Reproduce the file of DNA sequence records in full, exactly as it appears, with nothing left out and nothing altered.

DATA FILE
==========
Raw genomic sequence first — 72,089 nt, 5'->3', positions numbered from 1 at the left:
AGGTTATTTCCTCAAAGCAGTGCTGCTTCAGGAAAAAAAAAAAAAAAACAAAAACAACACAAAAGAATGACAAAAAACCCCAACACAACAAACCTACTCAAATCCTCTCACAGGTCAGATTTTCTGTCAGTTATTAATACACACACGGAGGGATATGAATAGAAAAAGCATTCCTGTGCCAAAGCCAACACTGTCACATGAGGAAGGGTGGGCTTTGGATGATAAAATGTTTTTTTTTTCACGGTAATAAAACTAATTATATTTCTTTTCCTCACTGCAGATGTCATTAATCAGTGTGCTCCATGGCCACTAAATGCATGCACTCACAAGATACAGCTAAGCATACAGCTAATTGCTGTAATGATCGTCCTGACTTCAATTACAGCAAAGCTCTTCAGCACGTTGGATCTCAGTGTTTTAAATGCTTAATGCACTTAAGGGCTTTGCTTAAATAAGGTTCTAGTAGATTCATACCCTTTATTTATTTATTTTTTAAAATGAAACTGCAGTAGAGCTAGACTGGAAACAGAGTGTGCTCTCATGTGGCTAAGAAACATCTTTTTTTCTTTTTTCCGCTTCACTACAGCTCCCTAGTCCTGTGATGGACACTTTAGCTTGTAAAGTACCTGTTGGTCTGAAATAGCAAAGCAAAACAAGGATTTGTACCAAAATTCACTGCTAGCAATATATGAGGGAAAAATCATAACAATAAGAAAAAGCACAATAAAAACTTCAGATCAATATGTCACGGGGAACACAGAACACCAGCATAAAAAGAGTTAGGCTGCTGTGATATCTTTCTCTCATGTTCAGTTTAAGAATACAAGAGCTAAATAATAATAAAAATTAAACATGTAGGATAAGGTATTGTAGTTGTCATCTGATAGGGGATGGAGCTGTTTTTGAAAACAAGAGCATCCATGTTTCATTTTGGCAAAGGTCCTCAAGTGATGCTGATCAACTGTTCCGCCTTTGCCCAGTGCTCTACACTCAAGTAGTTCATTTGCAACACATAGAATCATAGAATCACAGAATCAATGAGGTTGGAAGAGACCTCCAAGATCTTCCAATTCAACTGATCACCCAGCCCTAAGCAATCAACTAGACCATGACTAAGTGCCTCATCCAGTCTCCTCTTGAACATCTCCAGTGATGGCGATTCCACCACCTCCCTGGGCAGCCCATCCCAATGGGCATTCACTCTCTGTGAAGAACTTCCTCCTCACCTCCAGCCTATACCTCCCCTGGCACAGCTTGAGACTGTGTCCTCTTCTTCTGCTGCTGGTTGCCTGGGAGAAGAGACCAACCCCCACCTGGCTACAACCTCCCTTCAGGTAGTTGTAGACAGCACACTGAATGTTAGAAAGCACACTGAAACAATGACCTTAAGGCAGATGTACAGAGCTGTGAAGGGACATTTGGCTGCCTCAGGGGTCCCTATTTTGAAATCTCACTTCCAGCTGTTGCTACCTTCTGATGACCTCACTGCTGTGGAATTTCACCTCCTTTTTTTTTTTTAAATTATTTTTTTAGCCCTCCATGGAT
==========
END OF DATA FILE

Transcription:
Raw genomic sequence first — 72,089 nt, 5'->3', positions numbered from 1 at the left:
AGGTTATTTCCTCAAAGCAGTGCTGCTTCAGGAAAAAAAAAAAAAAAACAAAAACAACACAAAAGAATGACAAAAAACCCCAACACAACAAACCTACTCAAATCCTCTCACAGGTCAGATTTTCTGTCAGTTATTAATACACACACGGAGGGATATGAATAGAAAAAGCATTCCTGTGCCAAAGCCAACACTGTCACATGAGGAAGGGTGGGCTTTGGATGATAAAATGTTTTTTTTTTCACGGTAATAAAACTAATTATATTTCTTTTCCTCACTGCAGATGTCATTAATCAGTGTGCTCCATGGCCACTAAATGCATGCACTCACAAGATACAGCTAAGCATACAGCTAATTGCTGTAATGATCGTCCTGACTTCAATTACAGCAAAGCTCTTCAGCACGTTGGATCTCAGTGTTTTAAATGCTTAATGCACTTAAGGGCTTTGCTTAAATAAGGTTCTAGTAGATTCATACCCTTTATTTATTTATTTTTTAAAATGAAACTGCAGTAGAGCTAGACTGGAAACAGAGTGTGCTCTCATGTGGCTAAGAAACATCTTTTTTTCTTTTTTCCGCTTCACTACAGCTCCCTAGTCCTGTGATGGACACTTTAGCTTGTAAAGTACCTGTTGGTCTGAAATAGCAAAGCAAAACAAGGATTTGTACCAAAATTCACTGCTAGCAATATATGAGGGAAAAATCATAACAATAAGAAAAAGCACAATAAAAACTTCAGATCAATATGTCACGGGGAACACAGAACACCAGCATAAAAAGAGTTAGGCTGCTGTGATATCTTTCTCTCATGTTCAGTTTAAGAATACAAGAGCTAAATAATAATAAAAATTAAACATGTAGGATAAGGTATTGTAGTTGTCATCTGATAGGGGATGGAGCTGTTTTTGAAAACAAGAGCATCCATGTTTCATTTTGGCAAAGGTCCTCAAGTGATGCTGATCAACTGTTCCGCCTTTGCCCAGTGCTCTACACTCAAGTAGTTCATTTGCAACACATAGAATCATAGAATCACAGAATCAATGAGGTTGGAAGAGACCTCCAAGATCTTCCAATTCAACTGATCACCCAGCCCTAAGCAATCAACTAGACCATGACTAAGTGCCTCATCCAGTCTCCTCTTGAACATCTCCAGTGATGGCGATTCCACCACCTCCCTGGGCAGCCCATCCCAATGGGCATTCACTCTCTGTGAAGAACTTCCTCCTCACCTCCAGCCTATACCTCCCCTGGCACAGCTTGAGACTGTGTCCTCTTCTTCTGCTGCTGGTTGCCTGGGAGAAGAGACCAACCCCCACCTGGCTACAACCTCCCTTCAGGTAGTTGTAGACAGCACACTGAATGTTAGAAAGCACACTGAAACAATGACCTTAAGGCAGATGTACAGAGCTGTGAAGGGACATTTGGCTGCCTCAGGGGTCCCTATTTTGAAATCTCACTTCCAGCTGTTGCTACCTTCTGATGACCTCACTGCTGTGGAATTTCACCTCCTTTTTTTTTTTTAAATTATTTTTTTAGCCCTCCATGGAT